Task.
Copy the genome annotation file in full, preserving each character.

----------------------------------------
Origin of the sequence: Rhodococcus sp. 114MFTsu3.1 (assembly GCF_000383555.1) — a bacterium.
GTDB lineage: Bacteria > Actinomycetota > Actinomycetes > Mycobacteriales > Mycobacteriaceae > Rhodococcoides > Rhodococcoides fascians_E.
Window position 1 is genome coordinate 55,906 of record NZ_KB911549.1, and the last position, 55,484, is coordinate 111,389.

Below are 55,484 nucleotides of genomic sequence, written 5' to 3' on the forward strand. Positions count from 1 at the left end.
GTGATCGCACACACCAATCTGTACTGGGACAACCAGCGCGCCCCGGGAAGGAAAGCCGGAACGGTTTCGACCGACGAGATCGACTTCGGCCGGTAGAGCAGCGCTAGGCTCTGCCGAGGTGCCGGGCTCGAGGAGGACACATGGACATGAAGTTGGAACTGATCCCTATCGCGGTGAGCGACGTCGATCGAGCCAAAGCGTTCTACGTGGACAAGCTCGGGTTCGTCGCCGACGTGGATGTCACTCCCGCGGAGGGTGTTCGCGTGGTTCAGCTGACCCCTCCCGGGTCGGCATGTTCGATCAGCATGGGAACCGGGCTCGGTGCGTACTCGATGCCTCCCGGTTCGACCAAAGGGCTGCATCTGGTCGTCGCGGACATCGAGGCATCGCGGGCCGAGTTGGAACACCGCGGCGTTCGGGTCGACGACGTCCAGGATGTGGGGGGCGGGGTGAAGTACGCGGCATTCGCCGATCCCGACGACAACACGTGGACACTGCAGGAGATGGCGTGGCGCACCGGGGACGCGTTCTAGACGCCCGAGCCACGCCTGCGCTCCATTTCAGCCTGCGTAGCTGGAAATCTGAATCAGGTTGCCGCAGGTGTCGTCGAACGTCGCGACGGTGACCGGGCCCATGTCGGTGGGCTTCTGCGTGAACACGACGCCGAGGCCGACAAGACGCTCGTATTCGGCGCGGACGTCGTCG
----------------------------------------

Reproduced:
Origin of the sequence: Rhodococcus sp. 114MFTsu3.1 (assembly GCF_000383555.1) — a bacterium.
GTDB lineage: Bacteria > Actinomycetota > Actinomycetes > Mycobacteriales > Mycobacteriaceae > Rhodococcoides > Rhodococcoides fascians_E.
Window position 1 is genome coordinate 55,906 of record NZ_KB911549.1, and the last position, 55,484, is coordinate 111,389.

Below are 55,484 nucleotides of genomic sequence, written 5' to 3' on the forward strand. Positions count from 1 at the left end.
GTGATCGCACACACCAATCTGTACTGGGACAACCAGCGCGCCCCGGGAAGGAAAGCCGGAACGGTTTCGACCGACGAGATCGACTTCGGCCGGTAGAGCAGCGCTAGGCTCTGCCGAGGTGCCGGGCTCGAGGAGGACACATGGACATGAAGTTGGAACTGATCCCTATCGCGGTGAGCGACGTCGATCGAGCCAAAGCGTTCTACGTGGACAAGCTCGGGTTCGTCGCCGACGTGGATGTCACTCCCGCGGAGGGTGTTCGCGTGGTTCAGCTGACCCCTCCCGGGTCGGCATGTTCGATCAGCATGGGAACCGGGCTCGGTGCGTACTCGATGCCTCCCGGTTCGACCAAAGGGCTGCATCTGGTCGTCGCGGACATCGAGGCATCGCGGGCCGAGTTGGAACACCGCGGCGTTCGGGTCGACGACGTCCAGGATGTGGGGGGCGGGGTGAAGTACGCGGCATTCGCCGATCCCGACGACAACACGTGGACACTGCAGGAGATGGCGTGGCGCACCGGGGACGCGTTCTAGACGCCCGAGCCACGCCTGCGCTCCATTTCAGCCTGCGTAGCTGGAAATCTGAATCAGGTTGCCGCAGGTGTCGTCGAACGTCGCGACGGTGACCGGGCCCATGTCGGTGGGCTTCTGCGTGAACACGACGCCGAGGCCGACAAGACGCTCGTATTCGGCGCGGACGTCGTCG